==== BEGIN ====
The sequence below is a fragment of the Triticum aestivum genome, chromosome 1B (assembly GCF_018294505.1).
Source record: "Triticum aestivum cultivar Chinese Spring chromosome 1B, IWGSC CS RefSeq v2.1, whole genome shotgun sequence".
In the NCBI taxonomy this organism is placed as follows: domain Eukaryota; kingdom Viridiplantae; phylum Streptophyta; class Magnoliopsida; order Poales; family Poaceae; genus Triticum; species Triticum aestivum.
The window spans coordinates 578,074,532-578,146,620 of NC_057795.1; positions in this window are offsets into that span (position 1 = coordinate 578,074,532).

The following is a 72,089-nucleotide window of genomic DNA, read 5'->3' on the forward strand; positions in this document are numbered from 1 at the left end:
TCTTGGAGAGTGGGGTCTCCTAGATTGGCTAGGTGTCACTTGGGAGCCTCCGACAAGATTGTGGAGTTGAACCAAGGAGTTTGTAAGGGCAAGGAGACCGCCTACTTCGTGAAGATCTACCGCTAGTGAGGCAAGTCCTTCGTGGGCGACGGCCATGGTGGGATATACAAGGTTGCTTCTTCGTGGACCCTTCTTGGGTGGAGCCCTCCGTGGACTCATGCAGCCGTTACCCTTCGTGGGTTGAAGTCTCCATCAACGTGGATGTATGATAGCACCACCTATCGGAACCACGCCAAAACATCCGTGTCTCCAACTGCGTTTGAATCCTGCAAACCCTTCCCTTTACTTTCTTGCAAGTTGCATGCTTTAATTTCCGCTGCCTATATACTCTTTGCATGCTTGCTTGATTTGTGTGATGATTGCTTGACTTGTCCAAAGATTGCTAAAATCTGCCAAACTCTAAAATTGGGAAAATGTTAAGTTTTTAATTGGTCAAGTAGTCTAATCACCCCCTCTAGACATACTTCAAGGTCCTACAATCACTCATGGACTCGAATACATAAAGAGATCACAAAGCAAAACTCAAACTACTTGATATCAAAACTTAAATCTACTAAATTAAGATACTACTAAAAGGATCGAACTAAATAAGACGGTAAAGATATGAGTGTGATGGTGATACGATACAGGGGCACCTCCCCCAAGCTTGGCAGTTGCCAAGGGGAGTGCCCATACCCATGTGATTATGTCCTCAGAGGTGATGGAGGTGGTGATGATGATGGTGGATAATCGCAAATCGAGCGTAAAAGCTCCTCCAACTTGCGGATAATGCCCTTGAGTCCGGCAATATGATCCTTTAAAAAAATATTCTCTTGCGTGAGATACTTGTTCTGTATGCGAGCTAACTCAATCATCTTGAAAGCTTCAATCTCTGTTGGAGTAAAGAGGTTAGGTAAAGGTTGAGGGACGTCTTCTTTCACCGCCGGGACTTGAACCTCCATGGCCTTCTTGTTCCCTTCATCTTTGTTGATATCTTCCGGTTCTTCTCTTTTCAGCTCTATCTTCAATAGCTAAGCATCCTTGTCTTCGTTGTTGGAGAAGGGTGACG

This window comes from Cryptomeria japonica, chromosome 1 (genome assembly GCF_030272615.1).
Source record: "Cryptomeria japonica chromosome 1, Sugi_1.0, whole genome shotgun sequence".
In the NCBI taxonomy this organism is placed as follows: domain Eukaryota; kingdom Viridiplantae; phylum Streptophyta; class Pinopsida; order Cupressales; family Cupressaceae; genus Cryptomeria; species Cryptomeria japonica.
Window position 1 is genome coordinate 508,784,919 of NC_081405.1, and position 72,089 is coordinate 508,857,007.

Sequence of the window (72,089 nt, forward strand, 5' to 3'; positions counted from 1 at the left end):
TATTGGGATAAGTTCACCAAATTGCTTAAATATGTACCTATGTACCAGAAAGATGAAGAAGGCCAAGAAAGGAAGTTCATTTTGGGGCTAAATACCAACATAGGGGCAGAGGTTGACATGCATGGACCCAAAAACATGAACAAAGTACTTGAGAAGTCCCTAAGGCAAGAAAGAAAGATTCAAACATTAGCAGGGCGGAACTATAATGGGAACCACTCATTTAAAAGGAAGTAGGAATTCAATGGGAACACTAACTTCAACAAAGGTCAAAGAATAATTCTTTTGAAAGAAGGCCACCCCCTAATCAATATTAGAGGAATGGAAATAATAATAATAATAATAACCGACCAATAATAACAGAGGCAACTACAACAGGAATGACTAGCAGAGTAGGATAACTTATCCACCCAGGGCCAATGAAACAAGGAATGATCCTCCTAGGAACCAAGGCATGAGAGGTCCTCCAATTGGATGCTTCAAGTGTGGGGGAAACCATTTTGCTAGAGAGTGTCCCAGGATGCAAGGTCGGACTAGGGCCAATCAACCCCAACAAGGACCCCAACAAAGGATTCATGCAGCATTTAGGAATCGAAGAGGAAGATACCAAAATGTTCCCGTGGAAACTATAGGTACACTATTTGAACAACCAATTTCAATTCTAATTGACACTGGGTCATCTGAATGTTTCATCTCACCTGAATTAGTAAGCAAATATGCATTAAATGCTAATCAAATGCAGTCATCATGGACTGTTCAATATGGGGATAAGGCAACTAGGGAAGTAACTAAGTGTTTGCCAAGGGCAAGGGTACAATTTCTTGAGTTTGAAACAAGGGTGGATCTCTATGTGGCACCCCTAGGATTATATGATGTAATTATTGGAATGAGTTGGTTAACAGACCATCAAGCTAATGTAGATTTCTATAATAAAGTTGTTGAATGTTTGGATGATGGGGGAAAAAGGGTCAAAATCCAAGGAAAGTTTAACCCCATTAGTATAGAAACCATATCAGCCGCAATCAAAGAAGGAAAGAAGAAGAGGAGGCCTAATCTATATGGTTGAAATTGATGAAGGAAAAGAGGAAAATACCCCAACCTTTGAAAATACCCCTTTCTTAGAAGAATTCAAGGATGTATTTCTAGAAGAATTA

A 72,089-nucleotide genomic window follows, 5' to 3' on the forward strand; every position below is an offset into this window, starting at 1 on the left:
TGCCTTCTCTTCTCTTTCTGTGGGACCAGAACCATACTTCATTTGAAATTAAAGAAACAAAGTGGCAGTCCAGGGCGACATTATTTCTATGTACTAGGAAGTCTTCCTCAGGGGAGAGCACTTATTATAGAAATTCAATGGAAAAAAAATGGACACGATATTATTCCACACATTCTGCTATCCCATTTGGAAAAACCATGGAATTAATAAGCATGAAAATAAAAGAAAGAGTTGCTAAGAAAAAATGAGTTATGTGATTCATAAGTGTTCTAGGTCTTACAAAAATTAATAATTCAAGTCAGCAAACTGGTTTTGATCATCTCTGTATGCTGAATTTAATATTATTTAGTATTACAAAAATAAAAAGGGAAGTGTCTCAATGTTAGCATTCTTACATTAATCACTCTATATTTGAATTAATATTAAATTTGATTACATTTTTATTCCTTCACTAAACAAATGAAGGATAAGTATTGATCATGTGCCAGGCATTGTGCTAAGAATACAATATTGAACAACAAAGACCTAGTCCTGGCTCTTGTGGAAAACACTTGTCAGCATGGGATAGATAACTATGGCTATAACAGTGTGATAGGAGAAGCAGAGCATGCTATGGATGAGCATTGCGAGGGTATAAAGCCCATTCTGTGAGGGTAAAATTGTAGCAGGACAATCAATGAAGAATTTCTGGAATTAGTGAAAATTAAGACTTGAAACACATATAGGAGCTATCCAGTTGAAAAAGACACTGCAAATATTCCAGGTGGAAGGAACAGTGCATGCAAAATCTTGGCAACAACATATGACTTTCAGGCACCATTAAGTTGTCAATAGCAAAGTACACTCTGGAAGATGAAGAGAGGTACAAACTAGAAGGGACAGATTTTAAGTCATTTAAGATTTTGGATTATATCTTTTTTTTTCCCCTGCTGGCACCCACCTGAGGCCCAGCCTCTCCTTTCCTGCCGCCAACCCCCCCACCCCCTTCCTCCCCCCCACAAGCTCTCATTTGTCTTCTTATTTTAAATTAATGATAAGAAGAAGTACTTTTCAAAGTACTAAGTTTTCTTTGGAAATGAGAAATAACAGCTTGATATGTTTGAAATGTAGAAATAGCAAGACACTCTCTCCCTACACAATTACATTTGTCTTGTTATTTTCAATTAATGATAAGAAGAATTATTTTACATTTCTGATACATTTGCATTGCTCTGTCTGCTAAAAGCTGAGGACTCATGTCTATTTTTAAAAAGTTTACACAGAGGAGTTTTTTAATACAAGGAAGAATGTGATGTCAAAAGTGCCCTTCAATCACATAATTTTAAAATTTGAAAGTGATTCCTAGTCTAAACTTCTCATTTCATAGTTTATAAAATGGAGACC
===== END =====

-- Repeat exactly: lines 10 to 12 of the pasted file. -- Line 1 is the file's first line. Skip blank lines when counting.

Window position 1 is genome coordinate 508,784,919 of NC_081405.1, and position 72,089 is coordinate 508,857,007.

Sequence of the window (72,089 nt, forward strand, 5' to 3'; positions counted from 1 at the left end):
TATTGGGATAAGTTCACCAAATTGCTTAAATATGTACCTATGTACCAGAAAGATGAAGAAGGCCAAGAAAGGAAGTTCATTTTGGGGCTAAATACCAACATAGGGGCAGAGGTTGACATGCATGGACCCAAAAACATGAACAAAGTACTTGAGAAGTCCCTAAGGCAAGAAAGAAAGATTCAAACATTAGCAGGGCGGAACTATAATGGGAACCACTCATTTAAAAGGAAGTAGGAATTCAATGGGAACACTAACTTCAACAAAGGTCAAAGAATAATTCTTTTGAAAGAAGGCCACCCCCTAATCAATATTAGAGGAATGGAAATAATAATAATAATAATAACCGACCAATAATAACAGAGGCAACTACAACAGGAATGACTAGCAGAGTAGGATAACTTATCCACCCAGGGCCAATGAAACAAGGAATGATCCTCCTAGGAACCAAGGCATGAGAGGTCCTCCAATTGGATGCTTCAAGTGTGGGGGAAACCATTTTGCTAGAGAGTGTCCCAGGATGCAAGGTCGGACTAGGGCCAATCAACCCCAACAAGGACCCCAACAAAGGATTCATGCAGCATTTAGGAATCGAAGAGGAAGATACCAAAATGTTCCCGTGGAAACTATAGGTACACTATTTGAACAACCAATTTCAATTCTAATTGACACTGGGTCATCTGAATGTTTCATCTCACCTGAATTAGTAAGCAAATATGCATTAAATGCTAATCAAATGCAGTCATCATGGACTGTTCAATATGGGGATAAGGCAACTAGGGAAGTAACTAAGTGTTTGCCAAGGGCAAGGGTACAATTTCTTGAGTTTGAAACAAGGGTGGATCTCTATGTGGCACCCCTAGGATTATATGATGTAATTATTGGAATGAGTTGGTTAACAGACCATCAAGCTAATGTAGATTTCTATAATAAAGTTGTTGAATGTTTGGATGATGGGGGAAAAAGGGTCAAAATCCAAGGAAAGTTTAACCCCATTAGTATAGAAACCATATCAGCCGCAATCAAAGAAGGAAAGAAGAAGAGGAGGCCTAATCTATATGGTTGAAATTGATGAAGGAAAAGAGGAAAATACCCCAACCTTTGAAAATACCCCTTTCTTAGAAGAATTCAAGGATGTATTTCTAGAAGAATTA